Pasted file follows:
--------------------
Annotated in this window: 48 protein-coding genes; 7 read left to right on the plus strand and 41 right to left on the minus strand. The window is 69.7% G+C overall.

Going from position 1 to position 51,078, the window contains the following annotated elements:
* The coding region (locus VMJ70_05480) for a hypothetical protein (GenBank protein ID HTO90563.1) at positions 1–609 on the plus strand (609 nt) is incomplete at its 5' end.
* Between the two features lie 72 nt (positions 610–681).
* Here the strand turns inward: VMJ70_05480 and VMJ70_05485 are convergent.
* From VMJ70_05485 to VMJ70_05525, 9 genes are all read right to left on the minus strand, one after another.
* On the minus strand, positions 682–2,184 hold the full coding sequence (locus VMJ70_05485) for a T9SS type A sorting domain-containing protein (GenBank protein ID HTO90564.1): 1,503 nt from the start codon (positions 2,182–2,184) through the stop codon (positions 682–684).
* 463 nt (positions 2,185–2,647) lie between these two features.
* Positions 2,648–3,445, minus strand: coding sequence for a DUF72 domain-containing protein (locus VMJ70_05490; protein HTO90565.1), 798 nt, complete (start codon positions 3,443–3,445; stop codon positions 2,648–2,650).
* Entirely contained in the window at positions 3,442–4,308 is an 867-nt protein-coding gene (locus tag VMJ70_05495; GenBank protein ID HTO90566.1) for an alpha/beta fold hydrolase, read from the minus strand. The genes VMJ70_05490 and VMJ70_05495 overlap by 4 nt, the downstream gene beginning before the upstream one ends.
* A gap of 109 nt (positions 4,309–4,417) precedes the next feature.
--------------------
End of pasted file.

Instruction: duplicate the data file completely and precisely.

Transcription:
Annotated in this window: 48 protein-coding genes; 7 read left to right on the plus strand and 41 right to left on the minus strand. The window is 69.7% G+C overall.

Going from position 1 to position 51,078, the window contains the following annotated elements:
* The coding region (locus VMJ70_05480) for a hypothetical protein (GenBank protein ID HTO90563.1) at positions 1–609 on the plus strand (609 nt) is incomplete at its 5' end.
* Between the two features lie 72 nt (positions 610–681).
* Here the strand turns inward: VMJ70_05480 and VMJ70_05485 are convergent.
* From VMJ70_05485 to VMJ70_05525, 9 genes are all read right to left on the minus strand, one after another.
* On the minus strand, positions 682–2,184 hold the full coding sequence (locus VMJ70_05485) for a T9SS type A sorting domain-containing protein (GenBank protein ID HTO90564.1): 1,503 nt from the start codon (positions 2,182–2,184) through the stop codon (positions 682–684).
* 463 nt (positions 2,185–2,647) lie between these two features.
* Positions 2,648–3,445, minus strand: coding sequence for a DUF72 domain-containing protein (locus VMJ70_05490; protein HTO90565.1), 798 nt, complete (start codon positions 3,443–3,445; stop codon positions 2,648–2,650).
* Entirely contained in the window at positions 3,442–4,308 is an 867-nt protein-coding gene (locus tag VMJ70_05495; GenBank protein ID HTO90566.1) for an alpha/beta fold hydrolase, read from the minus strand. The genes VMJ70_05490 and VMJ70_05495 overlap by 4 nt, the downstream gene beginning before the upstream one ends.
* A gap of 109 nt (positions 4,309–4,417) precedes the next feature.